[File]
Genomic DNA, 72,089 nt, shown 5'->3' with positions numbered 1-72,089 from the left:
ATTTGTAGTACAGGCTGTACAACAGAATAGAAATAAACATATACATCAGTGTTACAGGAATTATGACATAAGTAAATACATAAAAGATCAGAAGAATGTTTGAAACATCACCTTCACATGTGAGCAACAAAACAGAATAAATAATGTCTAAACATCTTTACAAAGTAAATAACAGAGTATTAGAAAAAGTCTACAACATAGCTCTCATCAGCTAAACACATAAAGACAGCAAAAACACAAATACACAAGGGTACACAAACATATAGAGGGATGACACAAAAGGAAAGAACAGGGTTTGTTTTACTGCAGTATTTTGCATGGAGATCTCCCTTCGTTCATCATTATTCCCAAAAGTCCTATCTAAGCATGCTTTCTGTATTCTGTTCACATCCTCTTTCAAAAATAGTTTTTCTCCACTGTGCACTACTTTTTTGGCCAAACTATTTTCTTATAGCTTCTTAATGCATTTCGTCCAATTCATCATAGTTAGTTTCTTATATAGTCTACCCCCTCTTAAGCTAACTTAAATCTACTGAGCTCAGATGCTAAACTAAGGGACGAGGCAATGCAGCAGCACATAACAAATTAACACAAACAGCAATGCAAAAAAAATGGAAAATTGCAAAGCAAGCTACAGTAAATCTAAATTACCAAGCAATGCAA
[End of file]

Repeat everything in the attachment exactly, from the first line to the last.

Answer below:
Genomic DNA, 72,089 nt, shown 5'->3' with positions numbered 1-72,089 from the left:
ATTTGTAGTACAGGCTGTACAACAGAATAGAAATAAACATATACATCAGTGTTACAGGAATTATGACATAAGTAAATACATAAAAGATCAGAAGAATGTTTGAAACATCACCTTCACATGTGAGCAACAAAACAGAATAAATAATGTCTAAACATCTTTACAAAGTAAATAACAGAGTATTAGAAAAAGTCTACAACATAGCTCTCATCAGCTAAACACATAAAGACAGCAAAAACACAAATACACAAGGGTACACAAACATATAGAGGGATGACACAAAAGGAAAGAACAGGGTTTGTTTTACTGCAGTATTTTGCATGGAGATCTCCCTTCGTTCATCATTATTCCCAAAAGTCCTATCTAAGCATGCTTTCTGTATTCTGTTCACATCCTCTTTCAAAAATAGTTTTTCTCCACTGTGCACTACTTTTTTGGCCAAACTATTTTCTTATAGCTTCTTAATGCATTTCGTCCAATTCATCATAGTTAGTTTCTTATATAGTCTACCCCCTCTTAAGCTAACTTAAATCTACTGAGCTCAGATGCTAAACTAAGGGACGAGGCAATGCAGCAGCACATAACAAATTAACACAAACAGCAATGCAAAAAAAATGGAAAATTGCAAAGCAAGCTACAGTAAATCTAAATTACCAAGCAATGCAA